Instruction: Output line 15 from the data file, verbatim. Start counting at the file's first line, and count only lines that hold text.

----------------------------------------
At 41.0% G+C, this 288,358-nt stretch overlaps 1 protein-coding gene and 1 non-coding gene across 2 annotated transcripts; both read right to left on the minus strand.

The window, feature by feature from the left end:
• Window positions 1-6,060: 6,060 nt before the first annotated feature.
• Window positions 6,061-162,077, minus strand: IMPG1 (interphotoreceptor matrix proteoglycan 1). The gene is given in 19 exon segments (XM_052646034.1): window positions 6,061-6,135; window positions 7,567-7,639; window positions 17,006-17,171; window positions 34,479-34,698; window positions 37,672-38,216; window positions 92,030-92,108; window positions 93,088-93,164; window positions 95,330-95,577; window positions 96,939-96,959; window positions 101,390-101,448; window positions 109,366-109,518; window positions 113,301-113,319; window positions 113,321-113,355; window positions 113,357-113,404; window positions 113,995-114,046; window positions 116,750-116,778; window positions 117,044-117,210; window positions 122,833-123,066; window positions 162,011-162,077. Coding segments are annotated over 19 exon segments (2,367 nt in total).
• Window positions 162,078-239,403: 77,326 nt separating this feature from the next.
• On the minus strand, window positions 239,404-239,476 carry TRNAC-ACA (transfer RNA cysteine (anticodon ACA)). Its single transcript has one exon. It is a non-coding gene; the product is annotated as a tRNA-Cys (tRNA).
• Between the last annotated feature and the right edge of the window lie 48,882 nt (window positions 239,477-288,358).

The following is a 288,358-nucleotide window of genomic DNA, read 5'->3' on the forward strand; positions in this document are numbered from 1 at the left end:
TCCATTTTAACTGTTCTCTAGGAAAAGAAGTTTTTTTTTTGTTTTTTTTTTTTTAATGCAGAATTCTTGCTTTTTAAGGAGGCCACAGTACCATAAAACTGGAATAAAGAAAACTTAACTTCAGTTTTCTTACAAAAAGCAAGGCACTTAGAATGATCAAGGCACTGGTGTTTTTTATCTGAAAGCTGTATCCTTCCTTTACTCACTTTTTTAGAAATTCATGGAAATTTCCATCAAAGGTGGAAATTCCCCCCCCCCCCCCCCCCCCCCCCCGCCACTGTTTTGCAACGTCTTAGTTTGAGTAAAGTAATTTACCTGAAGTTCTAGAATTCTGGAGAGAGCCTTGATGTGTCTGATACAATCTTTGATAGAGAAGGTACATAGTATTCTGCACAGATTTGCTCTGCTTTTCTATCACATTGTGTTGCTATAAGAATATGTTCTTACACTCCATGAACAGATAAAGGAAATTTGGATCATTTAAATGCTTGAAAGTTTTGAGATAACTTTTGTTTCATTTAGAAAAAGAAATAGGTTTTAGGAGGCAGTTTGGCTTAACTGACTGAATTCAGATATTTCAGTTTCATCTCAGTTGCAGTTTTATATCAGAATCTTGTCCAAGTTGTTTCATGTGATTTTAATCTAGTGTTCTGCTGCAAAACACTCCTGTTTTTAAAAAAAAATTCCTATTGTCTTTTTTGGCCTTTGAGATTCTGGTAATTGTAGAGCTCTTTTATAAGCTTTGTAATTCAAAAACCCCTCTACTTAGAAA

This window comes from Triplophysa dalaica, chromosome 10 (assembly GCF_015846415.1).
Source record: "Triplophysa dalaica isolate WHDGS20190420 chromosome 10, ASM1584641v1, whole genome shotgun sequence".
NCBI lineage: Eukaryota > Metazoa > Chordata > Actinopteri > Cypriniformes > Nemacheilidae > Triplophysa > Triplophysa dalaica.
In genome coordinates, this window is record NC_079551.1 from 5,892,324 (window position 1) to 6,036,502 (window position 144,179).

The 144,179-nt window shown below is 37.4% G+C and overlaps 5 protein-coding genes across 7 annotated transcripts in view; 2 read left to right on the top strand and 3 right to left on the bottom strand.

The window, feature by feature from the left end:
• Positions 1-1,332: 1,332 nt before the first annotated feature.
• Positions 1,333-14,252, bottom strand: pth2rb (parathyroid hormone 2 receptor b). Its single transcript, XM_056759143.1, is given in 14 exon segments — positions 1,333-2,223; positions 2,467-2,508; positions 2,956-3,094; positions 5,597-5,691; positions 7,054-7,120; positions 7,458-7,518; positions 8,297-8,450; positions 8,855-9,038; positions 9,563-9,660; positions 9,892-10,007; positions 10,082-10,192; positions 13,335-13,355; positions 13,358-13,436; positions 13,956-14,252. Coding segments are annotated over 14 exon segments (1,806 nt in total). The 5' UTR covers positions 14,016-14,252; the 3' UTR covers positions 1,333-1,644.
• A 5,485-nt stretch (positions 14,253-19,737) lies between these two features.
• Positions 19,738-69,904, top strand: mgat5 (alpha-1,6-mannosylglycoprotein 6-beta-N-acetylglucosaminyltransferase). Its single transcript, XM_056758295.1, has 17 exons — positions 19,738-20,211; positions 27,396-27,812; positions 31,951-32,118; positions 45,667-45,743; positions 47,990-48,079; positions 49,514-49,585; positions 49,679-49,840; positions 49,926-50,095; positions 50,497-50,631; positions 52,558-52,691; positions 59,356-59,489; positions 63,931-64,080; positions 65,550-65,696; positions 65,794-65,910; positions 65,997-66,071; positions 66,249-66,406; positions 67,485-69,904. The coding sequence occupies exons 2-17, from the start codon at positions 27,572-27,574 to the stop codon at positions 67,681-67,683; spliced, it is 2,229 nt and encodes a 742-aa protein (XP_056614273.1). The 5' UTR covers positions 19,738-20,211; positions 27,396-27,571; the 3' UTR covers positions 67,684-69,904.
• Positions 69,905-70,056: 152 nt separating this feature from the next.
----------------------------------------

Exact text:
The window, feature by feature from the left end: